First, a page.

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Former Vice President Dick Cheney has been a consistent defender of past interrogation techniques. "We are castigating the CIA for doing what the president ordered them to do and the Justice Department said was legal," Cheney said on NBC’s Meet the Press, Dec. 14, 2014.
For Cheney, the deaths of 3,000 people on 9/11 at the hands of al-Qaida terrorists justified expanded interrogation methods and the subsequent invasion of Iraq.
"We got to the point where we were very concerned about the possible linkage between terrorists on the one hand and weapons of mass destruction on the other," Cheney said. "Saddam Hussein had previously had twice nuclear programs going. He produced and used weapons of mass destruction. And he had a 10-year relationship with al-Qaida."
Cheney and the rest of the administration of President George W. Bush made the link between Saddam Hussein and al-Qaida a linchpin in its rationale for war. In that light, Cheney’s claim about a 10-year relationship merits a closer look.
His statement runs counter to at least two major official inquiries.
The 9/11 Commission, an independent, bipartisan body created by Congress and Bush, had the job of writing a complete account of the circumstances surrounding the Sept. 11, 2001, attacks. Among its tasks: Examine the ties between al-Qaida and Hussein’s regime.
The commission found isolated contacts over the years between Iraq and al-Qaida terrorists but nothing more. The commission released its report in 2004.
"To date we have seen no evidence that these or the earlier contacts ever developed into a collaborative operational relationship," the report said. "Nor have we seen evidence indicating that Iraq cooperated with al-Qaida in developing or carrying out any attacks against the United States."
In 2007, the Institute for Defense Analyses, a nonprofit research branch of the Pentagon’s Joint Forces Command, completed its assessment based on over half-a-million captured Iraqi documents.
That study "found no ‘smoking gun’ (i.e., direct connection) between Saddam's Iraq and al-Qaida," the analysts wrote.
When it suited their goals, both the Hussein regime and al-Qaida leaders might support the same third-party militant groups in different countries, but the researchers said the two parties had little else in common.
"To the fundamentalist leadership of al-Qaida, Saddam represented the worst kind of ‘apostate’ regime," they wrote. "A secular police state well practiced in suppressing internal challenges."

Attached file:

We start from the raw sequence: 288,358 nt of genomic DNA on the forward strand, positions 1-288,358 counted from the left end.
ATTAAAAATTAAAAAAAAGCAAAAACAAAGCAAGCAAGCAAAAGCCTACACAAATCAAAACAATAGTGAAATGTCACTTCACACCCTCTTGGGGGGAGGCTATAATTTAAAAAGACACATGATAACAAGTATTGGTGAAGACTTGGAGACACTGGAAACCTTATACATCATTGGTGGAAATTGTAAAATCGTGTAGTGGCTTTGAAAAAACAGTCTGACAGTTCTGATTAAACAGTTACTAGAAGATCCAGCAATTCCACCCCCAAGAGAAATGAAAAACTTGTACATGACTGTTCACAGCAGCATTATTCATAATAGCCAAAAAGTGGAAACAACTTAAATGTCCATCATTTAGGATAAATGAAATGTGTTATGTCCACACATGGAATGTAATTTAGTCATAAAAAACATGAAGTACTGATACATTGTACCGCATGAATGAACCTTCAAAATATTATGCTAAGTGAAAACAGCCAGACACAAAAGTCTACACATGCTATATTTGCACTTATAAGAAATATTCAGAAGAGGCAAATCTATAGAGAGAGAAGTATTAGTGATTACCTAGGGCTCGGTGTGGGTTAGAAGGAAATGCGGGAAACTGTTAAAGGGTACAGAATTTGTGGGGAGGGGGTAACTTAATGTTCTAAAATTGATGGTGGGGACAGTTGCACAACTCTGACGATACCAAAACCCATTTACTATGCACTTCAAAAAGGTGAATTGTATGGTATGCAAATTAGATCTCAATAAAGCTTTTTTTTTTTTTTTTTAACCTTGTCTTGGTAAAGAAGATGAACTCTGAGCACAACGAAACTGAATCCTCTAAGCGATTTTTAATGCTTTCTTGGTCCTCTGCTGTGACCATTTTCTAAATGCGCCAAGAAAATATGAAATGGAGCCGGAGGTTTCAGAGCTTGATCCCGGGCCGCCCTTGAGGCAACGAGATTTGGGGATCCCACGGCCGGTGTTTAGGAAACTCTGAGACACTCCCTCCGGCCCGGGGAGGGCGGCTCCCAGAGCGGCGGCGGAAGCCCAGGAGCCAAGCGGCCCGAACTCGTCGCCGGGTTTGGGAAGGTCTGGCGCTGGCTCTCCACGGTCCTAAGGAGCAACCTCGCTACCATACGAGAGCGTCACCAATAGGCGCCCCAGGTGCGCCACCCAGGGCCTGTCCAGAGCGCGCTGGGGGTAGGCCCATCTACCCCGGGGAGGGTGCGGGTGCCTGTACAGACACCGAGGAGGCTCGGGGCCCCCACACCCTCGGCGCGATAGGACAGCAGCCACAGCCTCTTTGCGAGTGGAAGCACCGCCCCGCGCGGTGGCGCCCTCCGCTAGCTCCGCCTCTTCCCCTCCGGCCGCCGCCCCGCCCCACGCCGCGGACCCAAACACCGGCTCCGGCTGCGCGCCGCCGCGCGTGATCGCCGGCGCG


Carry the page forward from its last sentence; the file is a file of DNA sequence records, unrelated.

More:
Al-Qaida had good reason to mistrust Hussein. In the mid 1990s, the Iraqi government cracked down and arrested religious extremists who it saw as a threat to Hussein’s power.
Peter Neumann is a professor in the War Studies Department at King’s College in London and the author of several books on terrorism. Neumann called Cheney’s statement "absolutely false."
"There was no relationship of any kind, and Vice President Cheney, despite making these claims for more than 10 years now, has failed to present any evidence to support it," Neumann said. "He's, as far as I can see, also the only significant person in the Bush administration that's left making this claim."
There are isolated examples where Iraqis operating on their own joined forces with al-Qaida and still maintained contacts with members of the Iraqi military, but there is no sign that the connection was any stronger than that.
We tried to reach Cheney through a spokesman and did not hear back.
Recently, Cheney said that Hussein either supported or tolerated some fundamentalists who went on to become al-Qaida leaders. The Washington Post Fact Checker looked at Cheney’s evidence in July 2014 and found it lacking. Hussein was ready to encourage extremists when he thought they would destabilize his enemies such as the Kurds in northern Iraq. That’s not the sort of relationship that would tie Iraq to the 9/11 attacks.
Cheney said Hussein had a 10-year relationship with al-Qaida. Two comprehensive, high-level government reports largely refute that statement. That includes one Pentagon study that relied on a trove of secret Iraqi government documents that fell into American hands after the invasion.
While there are cases where the two interests overlapped, there is no evidence of a deep-rooted, meaningful relationship over 10 years as Cheney claimed.
We rate his statement False.
NBC, Meet the Press, Dec. 14, 2014
U.S. Joint Forces Command, Institute for Defense Analyses, Iraqi Perspectives Project Saddam and Terrorism: Emerging Insights from Captured Iraqi Documents, November 2007
National Commission on Terrorist Attacks on the United States, 9-11 Commission Report, July 22, 2004
CNN, Hussein's Iraq and al Qaeda not linked, Pentagon says, March 13, 2008
Weekly Standard, WikiLeaks: The Iraq-Al Qaeda Connection Confirmed, Again, April 26, 2011
New York Times, Opinion: Saddam Hussein and Al Qaeda Are Not Allies, Sept. 30, 2002
CBS News, Pentagon: No Saddam-Al Qaeda Link, April 6, 2007
Guardian, Saddam Hussein had no direct ties to al-Qaida, says Pentagon study, March 13, 2008
New York Times, Senate Panel Releases Report on Iraq Intelligence, Sept. 8, 2006
Washington Post, The Cheneys’ claim of a ‘deep, longstanding, far-reaching relationship’ between al-Qaeda and Saddam, July 17, 2014
Email interview, Peter Neumann, professor of security studies, Department of War Studies, King’s College London, Dec. 14, 2014
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